Salus University

Salus University

Wednesday, February 12, 2014

It's not often one gets to meet an individual who has significantly influenced the way a profession is practiced, let alone help to invent a device that literally has changed millions of lives, but I had that very honor yesterday when I had to pleasure to spend time with Dr. Robert Morrison.  Dr. Morrison is a 1948 graduate of the Pennsylvania College of Optometry.  During the course of his very unique and successful career, Dr. Morrison helped to shape the way optometry and ophthalmology are practiced globally.   You may ask what were his accomplishments and why haven't I ever heard of him?  I'll address the what first.  Dr. Morrison, working with scientists in Czechoslovakia helped to develop what is today's modern soft contact lens.  As a young provider, Dr. Morrison had a keen interest in corneal physiology and contact lenses.  He was a pioneer in the fitting of PMMA lenses and did early research in orthokeratology that helped inform today's body of knowledge.  He also was a leader in the visual treatment of keratoconus, using toric contact lenses to help improve vision.  When he learned of a new polymer (HEMA gel) that was developed in Europe, he worked closely with chemists to perfect the optical quality of the material so it could later be employed as soft contact lenses.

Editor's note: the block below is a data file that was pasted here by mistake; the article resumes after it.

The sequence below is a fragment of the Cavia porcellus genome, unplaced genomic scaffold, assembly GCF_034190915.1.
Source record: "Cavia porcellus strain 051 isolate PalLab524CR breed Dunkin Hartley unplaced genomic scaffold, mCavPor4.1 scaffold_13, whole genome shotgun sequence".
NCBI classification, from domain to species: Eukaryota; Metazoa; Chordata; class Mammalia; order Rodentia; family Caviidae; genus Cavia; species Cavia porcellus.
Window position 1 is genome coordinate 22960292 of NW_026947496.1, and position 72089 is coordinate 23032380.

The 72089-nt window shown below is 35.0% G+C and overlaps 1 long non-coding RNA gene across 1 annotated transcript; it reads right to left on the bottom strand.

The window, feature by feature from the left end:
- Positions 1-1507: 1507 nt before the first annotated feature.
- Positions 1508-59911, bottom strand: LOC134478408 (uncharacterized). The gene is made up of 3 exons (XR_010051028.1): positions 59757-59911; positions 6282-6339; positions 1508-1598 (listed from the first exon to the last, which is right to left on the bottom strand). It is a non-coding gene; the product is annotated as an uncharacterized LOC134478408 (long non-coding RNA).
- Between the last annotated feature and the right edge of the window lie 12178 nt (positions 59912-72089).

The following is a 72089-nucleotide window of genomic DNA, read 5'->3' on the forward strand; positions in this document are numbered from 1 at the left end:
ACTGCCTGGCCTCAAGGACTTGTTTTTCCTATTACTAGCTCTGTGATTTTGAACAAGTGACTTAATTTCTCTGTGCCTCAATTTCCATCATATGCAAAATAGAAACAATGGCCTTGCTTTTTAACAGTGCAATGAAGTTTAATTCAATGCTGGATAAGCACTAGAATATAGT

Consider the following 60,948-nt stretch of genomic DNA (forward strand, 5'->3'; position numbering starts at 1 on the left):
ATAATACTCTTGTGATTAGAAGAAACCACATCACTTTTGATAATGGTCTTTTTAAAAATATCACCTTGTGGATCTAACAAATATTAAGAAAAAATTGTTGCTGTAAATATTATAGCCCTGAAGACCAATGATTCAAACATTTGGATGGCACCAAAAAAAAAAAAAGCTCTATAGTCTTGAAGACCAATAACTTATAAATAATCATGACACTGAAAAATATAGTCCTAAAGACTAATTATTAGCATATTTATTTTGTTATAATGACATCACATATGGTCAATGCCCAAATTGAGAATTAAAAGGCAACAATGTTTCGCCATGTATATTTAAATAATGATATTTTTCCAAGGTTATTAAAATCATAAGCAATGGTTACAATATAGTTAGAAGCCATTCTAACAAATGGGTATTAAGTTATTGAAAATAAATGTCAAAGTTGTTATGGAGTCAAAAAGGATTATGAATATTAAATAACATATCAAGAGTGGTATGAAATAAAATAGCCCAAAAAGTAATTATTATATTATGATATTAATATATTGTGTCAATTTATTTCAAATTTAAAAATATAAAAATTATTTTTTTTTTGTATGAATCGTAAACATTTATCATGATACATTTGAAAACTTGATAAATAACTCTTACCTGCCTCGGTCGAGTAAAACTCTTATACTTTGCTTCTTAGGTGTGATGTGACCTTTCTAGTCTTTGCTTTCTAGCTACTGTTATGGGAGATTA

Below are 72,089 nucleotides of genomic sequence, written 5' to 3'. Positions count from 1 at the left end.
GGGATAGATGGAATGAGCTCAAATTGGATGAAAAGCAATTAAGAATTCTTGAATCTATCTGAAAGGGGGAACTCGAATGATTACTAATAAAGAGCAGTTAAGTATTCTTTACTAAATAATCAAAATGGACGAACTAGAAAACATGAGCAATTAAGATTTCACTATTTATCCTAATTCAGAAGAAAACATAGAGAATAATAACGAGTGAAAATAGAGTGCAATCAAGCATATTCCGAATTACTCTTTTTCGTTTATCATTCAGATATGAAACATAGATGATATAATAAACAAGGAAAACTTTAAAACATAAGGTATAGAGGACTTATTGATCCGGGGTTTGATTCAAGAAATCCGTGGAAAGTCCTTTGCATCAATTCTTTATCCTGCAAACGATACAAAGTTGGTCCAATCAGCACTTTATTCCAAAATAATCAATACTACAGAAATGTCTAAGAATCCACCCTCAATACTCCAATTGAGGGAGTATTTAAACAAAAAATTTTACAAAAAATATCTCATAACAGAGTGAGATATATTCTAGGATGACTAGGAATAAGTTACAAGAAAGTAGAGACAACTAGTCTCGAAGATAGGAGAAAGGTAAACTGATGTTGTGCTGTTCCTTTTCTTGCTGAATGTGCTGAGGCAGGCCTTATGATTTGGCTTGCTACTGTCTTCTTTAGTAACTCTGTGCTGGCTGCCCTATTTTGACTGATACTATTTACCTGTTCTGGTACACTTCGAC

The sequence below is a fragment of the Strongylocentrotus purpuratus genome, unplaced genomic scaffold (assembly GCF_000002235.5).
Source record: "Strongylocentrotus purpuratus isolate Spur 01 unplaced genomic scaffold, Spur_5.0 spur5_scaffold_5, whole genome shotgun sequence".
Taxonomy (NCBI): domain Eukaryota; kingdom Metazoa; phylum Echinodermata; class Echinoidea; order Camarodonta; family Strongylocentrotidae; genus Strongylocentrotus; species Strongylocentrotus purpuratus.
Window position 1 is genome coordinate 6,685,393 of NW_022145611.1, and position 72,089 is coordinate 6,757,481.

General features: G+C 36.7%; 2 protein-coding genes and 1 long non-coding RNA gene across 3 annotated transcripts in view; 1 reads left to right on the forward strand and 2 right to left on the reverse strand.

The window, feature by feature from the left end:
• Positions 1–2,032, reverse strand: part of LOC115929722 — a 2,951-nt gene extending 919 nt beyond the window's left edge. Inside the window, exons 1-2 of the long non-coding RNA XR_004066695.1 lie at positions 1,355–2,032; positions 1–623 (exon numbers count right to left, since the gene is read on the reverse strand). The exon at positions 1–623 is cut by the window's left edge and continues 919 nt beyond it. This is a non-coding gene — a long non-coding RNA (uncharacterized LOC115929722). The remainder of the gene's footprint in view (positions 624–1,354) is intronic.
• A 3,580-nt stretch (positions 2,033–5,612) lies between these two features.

Always innovative and creative, Dr. Morrison didn't stop there, but he worked to develop toric soft lens designs and was the first to use what we call a "piggyback" lens, a soft contact lens with a rigid lens over it, to correct keratoconic patients.    Bausch and Lomb ultimately purchased the patent for the soft lens and as they say, the rest is history.  Throughout his very illustrious career, Dr. Morrison was called upon by royalty in Europe, movie stars, politicians and others to address their unique visual needs.  An avid tennis player, he managed to weave his love of tennis and eye care together often forging lasting friendships that have served both optometry and ophthalmology well.  He is very humble about all of his accomplishments, thus the reason many have not heard of him.


We've got a copy of his biography in our library and I would encourage our students to read it.  It's not often one person leaves a legacy of innovation, creativity and professional achievement.  Dr. Robert Morrison has done the optometric and ophthalmological professions and the patients we serve a great service and we all owe him a debt of gratitude.

2 comments:

  1. The Library has 3 books and one videotape about Dr. Robert Morrison. These materials will be displayed in the video-section (behind most current journal-holdings area) of the Library. Thank you for recommending Library of Salus. L.

    http://libcat.salus.edu/cgi-bin/koha/opac-search.pl?q=robert+morrison

    ReplyDelete
  2. I had the pleasure to work with Bob when I was a young optometrist. He helped a number of us launch a career in teaching and writing and shring clinical ideas. His "International Contact Lens Conference" was a highlight meeting for many of us. Scott Edmonds, O.D.

    ReplyDelete